Selecting a Billiard Cue

Written by Easy Pool Tutor

As a beginning billiards player, most of you might only be using cue sticks provided by the billiards place where you play. However, if you want to really improve your game you need to have your own cue so you won't have the problem of having to adjust to the length of the cue or the weight of the cue or the diameter of the cue tip. It is important to take note (while you still don't have a cue stick) the type of cue that you feel most comfortable with. Experiment with different cue sticks. Examine the weight, the length and the diameter of the tip. After you've decided on what is most comfortable to you then you are ready to buy one.

Here are some points to consider if you want to purchase your own cue stick:

  1. First, make sure that the cue stick is straight and not crooked. Although most of the production cues are not crooked, it's always good to check just in case. You can do this by rolling the cue stick on a flat surface; if it is crooked then you will notice it right away. Another way of looking at the stick is to look at the butt end of the cue while pointing the other end downwards then roll it a few times and you should be able to notice if it is crooked or not.
  2. Cue Selection: Figure 1
    Figure 1
  3. Second, the weight of the cue stick. Typically, a cue stick weighs between 18 to 21 ounces. Find out what weight is comfortable for you and stick with it, no pun intended :)
  4. Third, the length of the cue stick should be dependent the length of your arm. Longer arms, longer stick. The length of production cues typically starts at 57 inches.
  5. Fourth, the most important part of the cue stick is the tip. It varies in diameter from 12 mm to 14 mm. Again, choosing what size tips depends on your personal preference. Simply make sure that the tip is round and not flat. Players who use a lot of english prefer a much rounder tip.

Break Cue, Jump Cue, etc

You may also want to purchase a "break" cue used solely for breaking balls. If you have even more money to spare, purchase a jump cue as well.

If you bought an expensive cue stick for your regular use, it is advisable that you do not use it for breaking as it shortens the longetivity of your regular cue stick. With this in mind, you might want to purchase a separate cue stick just for breaking or any other "special" shot (eg. jumping the cue ball, masse, etc).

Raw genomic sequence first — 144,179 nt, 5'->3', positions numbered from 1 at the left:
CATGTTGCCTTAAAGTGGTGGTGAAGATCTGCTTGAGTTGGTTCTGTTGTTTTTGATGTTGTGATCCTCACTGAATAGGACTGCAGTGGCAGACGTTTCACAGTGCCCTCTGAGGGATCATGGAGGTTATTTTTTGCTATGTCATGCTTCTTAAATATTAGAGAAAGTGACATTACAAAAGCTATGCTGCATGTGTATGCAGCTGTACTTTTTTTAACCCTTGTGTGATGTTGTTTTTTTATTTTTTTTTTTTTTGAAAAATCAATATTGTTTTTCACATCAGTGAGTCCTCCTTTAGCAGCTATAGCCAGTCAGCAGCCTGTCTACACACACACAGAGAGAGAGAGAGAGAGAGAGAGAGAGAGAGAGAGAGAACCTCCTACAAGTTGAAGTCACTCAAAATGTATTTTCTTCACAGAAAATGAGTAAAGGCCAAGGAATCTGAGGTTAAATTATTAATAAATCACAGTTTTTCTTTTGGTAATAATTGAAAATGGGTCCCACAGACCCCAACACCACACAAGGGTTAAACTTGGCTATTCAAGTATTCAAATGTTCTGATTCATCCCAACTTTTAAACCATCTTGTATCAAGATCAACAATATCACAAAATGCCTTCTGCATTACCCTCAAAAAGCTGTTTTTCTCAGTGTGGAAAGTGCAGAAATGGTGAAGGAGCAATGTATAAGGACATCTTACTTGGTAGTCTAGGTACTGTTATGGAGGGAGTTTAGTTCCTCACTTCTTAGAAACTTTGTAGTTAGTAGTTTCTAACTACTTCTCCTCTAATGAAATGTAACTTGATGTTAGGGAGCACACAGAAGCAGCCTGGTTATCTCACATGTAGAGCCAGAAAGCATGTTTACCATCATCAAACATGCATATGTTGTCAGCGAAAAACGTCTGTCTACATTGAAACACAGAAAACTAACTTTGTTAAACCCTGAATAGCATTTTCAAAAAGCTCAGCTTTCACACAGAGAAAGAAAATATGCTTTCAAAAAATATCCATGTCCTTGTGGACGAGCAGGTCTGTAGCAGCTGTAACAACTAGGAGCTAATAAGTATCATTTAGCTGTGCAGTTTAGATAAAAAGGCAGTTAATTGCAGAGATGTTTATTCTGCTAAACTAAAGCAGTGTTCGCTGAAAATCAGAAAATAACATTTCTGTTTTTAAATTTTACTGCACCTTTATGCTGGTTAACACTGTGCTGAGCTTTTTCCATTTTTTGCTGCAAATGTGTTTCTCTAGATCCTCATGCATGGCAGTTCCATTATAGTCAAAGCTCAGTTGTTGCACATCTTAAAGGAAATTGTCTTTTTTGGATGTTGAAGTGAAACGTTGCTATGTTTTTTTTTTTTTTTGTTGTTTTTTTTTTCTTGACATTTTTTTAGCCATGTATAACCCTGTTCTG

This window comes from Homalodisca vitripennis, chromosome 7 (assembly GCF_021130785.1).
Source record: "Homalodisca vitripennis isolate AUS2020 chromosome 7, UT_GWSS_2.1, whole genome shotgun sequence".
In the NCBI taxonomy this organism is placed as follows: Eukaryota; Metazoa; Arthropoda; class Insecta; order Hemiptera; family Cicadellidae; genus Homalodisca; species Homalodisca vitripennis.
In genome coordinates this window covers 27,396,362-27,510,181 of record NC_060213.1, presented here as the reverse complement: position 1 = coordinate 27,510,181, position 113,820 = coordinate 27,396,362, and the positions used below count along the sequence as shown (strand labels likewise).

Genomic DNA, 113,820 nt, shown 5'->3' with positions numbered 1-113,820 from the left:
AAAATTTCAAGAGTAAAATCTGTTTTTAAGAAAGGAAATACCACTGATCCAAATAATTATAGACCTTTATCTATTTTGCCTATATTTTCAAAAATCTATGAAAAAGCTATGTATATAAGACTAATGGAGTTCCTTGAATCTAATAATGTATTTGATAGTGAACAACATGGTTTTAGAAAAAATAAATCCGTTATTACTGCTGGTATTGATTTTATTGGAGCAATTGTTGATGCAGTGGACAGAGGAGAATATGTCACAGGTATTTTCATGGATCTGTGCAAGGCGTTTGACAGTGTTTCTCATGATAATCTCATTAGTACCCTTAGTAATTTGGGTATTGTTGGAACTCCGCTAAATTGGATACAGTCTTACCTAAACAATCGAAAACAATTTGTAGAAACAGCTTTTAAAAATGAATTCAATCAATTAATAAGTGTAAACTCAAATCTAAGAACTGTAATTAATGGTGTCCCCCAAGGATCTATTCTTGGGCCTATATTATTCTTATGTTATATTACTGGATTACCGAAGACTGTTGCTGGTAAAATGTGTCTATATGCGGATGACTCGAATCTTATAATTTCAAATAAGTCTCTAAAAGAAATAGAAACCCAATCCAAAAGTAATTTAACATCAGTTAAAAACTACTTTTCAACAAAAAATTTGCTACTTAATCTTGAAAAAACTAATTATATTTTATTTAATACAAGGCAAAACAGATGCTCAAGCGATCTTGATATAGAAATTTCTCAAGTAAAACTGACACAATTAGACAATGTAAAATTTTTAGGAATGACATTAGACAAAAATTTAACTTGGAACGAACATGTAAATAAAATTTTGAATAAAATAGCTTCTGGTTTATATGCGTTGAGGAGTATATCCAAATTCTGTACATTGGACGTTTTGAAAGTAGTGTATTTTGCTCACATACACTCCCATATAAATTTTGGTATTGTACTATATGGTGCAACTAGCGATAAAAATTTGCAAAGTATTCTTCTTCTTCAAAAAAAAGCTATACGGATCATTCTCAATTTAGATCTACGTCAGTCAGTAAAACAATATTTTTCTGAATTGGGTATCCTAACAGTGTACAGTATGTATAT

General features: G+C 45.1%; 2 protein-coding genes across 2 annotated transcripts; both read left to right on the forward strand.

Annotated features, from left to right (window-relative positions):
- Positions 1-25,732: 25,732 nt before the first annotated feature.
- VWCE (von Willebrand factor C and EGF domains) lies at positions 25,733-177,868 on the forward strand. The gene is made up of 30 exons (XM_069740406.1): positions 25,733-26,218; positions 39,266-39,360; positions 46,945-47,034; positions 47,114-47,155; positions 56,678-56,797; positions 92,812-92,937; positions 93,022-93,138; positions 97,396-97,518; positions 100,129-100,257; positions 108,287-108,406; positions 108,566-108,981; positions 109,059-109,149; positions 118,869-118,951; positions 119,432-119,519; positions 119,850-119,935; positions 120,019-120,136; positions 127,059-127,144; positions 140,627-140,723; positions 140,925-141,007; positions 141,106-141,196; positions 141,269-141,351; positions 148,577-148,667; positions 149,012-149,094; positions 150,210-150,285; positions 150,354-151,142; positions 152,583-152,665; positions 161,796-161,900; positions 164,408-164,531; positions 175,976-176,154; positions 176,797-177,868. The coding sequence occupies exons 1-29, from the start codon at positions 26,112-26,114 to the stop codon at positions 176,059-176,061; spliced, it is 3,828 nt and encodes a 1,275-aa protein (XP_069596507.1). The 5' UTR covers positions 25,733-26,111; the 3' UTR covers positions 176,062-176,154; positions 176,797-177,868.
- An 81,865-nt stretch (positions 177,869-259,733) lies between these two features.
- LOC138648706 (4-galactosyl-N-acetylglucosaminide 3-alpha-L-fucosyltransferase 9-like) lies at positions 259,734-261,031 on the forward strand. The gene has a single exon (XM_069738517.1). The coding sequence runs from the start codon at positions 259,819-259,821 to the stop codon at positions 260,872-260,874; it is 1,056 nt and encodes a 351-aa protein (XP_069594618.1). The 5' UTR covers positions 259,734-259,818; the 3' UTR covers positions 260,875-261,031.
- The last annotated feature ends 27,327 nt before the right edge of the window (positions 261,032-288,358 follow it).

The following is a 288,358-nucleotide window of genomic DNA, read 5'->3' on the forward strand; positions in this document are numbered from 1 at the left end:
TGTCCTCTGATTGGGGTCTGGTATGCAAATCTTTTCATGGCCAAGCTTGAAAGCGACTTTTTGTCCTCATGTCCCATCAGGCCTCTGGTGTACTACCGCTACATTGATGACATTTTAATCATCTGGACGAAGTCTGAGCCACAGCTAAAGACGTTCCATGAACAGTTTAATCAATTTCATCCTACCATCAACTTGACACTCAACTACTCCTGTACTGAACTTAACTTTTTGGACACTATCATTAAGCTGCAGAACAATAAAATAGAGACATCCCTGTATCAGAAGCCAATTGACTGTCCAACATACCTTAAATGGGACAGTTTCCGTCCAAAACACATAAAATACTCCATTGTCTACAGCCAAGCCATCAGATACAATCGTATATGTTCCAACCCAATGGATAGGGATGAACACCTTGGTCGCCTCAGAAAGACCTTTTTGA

Here are some points to consider if you plan to buy a break cue:

  1. Consider choosing a slightly bigger tip than your regular cue stick. A larger tip means more chances of making contact with the cue ball on your break. Keep in mind that since you are hitting the cue ball very hard and your backhand extension is farther than normal, it is difficult to hit the cue ball exactly at the center... so it makes sense that if you have a larger tip, the likelihood of a miscue is minimized.
  2. Cue Selection: Figure 2
    Figure 2
  3. As opposed to your regular cue stick, the tip for your break cue should be a little flatter. Like the first tip above, this also minimizes the chances of a miscue.
  4. Consider a lighter weight than your regular cue stick. This enables you to drive the stick farther on your follow through thus giving more speed on the cue ball. Although a lot of players will argue that a heavier stick will give you more power, I would recommend a lighter cue stick for the reason that I stated. However, this is a matter of preference. Use whatever is more comfortable for you.
  5. Consult with the cue stick manufacturer on which materials is best and more durable. Consult more than one manufacturer so you can have a basis for comparison.

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